At Zanat, we practice what we preach in part by creating jobs for craftsman and university graduates, offering continuous training to all employees, and paying better-than-average living wages. By training our staff for greater opportunities, and paying our workers what they’re worth—not simply what we could get away with—we ensure that we not only have the best craftsmen and women creating our products, but that our entire community benefits as well. Our “living” wages don’t force workers to scrape by. They allow families to invest in themselves, putting children in school and books on shelves, fixing up homes and purchasing useful technology, and ensuring access to healthcare. We are also committed to serve as a marketing and knowledge-transfer platform for smaller craftsman and producers with outstanding products and business ethics, but who don’t have access to capital or knowhow to export; by doing this we will be correcting well-established market and government failures. All of these benefits guarantee that with each person we employ—directly or indirectly--the region as a whole improves its prospects. And in a region only two decades removed from a brutal war, combating a nearly 30 percent unemployment rate with jobs that can support whole families means a more secure world overall.
What’s more, our unique hand-carving techniques are undoubtedly a defining characteristic of our local Bosnian community’s cultural heritage—the recent nomination of this craft for the UNESCO World Intangible Cultural Heritage List testifies to its importance—and through our efforts to integrate these techniques into modern design we are not only able to create better jobs, we are helping preserve the community’s traditions and promoting a design trend that puts human welfare center stage.
Direct Impact on the Environment
Of course, any effort to support the communities we live in must be grounded in a commitment to minimize direct impact on the physical environment that supports us all. Universal Sustainability in this regard means several concrete things:
- Responsible Sourcing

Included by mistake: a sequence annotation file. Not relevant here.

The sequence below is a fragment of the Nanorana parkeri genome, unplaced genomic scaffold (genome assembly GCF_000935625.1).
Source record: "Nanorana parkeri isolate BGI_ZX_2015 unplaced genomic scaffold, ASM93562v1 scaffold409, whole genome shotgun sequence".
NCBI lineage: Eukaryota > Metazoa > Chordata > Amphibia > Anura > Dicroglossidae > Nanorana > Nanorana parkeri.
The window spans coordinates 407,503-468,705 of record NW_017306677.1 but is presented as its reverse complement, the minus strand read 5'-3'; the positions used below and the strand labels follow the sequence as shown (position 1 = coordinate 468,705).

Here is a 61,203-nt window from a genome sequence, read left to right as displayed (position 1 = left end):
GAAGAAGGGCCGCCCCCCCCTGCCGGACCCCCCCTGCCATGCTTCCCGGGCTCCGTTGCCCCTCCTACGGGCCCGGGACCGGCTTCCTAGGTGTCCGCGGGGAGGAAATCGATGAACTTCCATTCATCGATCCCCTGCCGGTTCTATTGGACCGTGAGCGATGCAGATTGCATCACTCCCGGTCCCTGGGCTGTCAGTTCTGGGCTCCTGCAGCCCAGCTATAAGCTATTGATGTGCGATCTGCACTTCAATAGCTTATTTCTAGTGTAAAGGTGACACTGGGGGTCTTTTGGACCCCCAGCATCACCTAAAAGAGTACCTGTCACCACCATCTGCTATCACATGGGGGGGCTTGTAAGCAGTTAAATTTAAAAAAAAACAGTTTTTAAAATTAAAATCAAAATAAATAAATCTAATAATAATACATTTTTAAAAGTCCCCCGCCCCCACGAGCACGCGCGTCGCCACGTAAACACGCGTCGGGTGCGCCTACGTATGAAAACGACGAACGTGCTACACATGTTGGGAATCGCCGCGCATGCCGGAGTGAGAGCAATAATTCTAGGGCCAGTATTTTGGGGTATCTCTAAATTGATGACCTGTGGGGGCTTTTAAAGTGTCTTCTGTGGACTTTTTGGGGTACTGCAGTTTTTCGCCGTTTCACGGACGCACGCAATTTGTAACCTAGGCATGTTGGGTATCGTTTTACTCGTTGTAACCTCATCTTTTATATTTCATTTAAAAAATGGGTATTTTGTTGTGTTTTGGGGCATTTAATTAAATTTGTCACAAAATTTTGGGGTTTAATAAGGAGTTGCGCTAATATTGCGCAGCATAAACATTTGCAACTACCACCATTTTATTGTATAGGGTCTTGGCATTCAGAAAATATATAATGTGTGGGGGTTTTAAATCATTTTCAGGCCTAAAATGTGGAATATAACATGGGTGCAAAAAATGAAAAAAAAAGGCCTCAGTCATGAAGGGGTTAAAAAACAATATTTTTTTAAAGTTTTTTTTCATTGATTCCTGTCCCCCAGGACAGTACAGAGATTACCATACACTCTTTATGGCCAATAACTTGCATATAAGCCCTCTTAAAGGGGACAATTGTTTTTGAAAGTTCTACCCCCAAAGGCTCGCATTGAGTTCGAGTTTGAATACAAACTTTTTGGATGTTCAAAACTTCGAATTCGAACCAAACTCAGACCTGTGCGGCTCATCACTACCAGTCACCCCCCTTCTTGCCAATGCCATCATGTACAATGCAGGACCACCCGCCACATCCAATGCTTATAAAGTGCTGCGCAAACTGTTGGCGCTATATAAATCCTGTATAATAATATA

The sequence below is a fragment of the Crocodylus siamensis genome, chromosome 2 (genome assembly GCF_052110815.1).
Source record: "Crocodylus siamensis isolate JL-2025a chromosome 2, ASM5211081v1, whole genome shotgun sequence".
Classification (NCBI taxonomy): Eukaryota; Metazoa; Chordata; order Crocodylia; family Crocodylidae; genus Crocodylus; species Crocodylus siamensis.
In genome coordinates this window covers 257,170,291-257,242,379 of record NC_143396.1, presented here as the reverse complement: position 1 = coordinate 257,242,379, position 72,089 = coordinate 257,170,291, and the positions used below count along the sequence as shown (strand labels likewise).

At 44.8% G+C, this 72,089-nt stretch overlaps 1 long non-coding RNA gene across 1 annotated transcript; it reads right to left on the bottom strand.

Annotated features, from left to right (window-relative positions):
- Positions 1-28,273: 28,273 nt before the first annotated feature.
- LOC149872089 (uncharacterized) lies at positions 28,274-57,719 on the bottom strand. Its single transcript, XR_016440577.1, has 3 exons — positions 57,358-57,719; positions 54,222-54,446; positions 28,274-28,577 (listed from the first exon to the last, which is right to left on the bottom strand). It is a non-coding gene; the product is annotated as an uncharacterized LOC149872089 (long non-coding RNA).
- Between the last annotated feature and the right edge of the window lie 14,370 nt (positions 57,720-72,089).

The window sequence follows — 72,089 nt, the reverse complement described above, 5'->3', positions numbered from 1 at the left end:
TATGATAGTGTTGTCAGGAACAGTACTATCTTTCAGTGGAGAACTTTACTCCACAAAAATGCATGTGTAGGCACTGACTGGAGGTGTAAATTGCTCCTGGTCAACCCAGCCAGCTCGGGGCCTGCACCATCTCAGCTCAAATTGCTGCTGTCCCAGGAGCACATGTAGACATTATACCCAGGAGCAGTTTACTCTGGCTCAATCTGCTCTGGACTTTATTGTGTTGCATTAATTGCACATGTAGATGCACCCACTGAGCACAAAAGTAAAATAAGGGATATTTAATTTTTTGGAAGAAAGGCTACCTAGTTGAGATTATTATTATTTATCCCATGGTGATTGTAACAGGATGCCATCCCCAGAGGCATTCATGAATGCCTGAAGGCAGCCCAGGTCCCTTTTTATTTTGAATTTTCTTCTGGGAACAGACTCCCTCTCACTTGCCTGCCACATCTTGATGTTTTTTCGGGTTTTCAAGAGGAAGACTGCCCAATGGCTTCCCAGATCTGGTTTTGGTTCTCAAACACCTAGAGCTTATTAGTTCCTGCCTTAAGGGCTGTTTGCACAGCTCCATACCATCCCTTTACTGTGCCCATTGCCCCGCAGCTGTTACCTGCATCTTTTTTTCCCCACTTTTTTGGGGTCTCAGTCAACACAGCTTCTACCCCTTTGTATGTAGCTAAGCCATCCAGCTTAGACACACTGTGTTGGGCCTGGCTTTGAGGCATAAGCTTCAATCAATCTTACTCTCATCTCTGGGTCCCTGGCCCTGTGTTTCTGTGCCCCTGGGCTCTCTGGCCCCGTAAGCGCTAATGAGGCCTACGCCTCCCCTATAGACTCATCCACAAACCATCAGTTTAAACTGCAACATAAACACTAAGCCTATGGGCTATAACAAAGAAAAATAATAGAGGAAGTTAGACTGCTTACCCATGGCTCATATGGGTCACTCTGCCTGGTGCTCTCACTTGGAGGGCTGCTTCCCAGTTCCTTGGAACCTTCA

o We get our wood from Bosnian forests, which are renowned as some of the most well-managed in the world. The government is so protective of its natural resources that several hardwood species are protected by laws making it illegal to export unfinished products.
o Our cherry and walnut lumber comes exclusively from retired orchard trees, which are replaced by farmers as needed.
o Finishes and upholstery products are sourced from some of Europe’s top companies, all of which adhere to strict EU standards on chemical production, storage, and transfer.
- Long Product Life Cycle
o Our products are made to be of heirloom quality and hopefully passed on from generation to generation. This drastically longer life cycle compared to some other furniture products and the fact that they are primarily made of a natural, recyclable and biodegradable material, wood, substantially reduces the environmental impact.
- Energy Efficiency
o Our factory is heated exclusively with excess wood and—due to thoughtful construction—requires no cooling in the summer months. We use energy efficient machinery and transportation solutions whenever possible.
- Zero Wood Waste
o All excess shavings and pieces cut too small to be made into useful products are put to use heating our factory during the winter.
- Carbon Neutrality
o While due to reasons indicated above our carbon footprint is quite low, our goal is to offset any inefficiencies with investments inside and outside the company to become completely carbon neutral as soon as possible.
Leading by Example
We are not naïve so much to think that our company alone can change the world, but we are optimistic enough to believe that if we can prove that the way we do business works—that it is sustainable—others will see the potential and follow our lead and change the way they do business. In the end, Universal Sustainability is a simple concept: look into the most basic aspects of your business and ensure that you are proud of their impact on the company, the customer, and the world. We are proud of what we do at Zanat, and we have confidence that we can inspire others to do the same.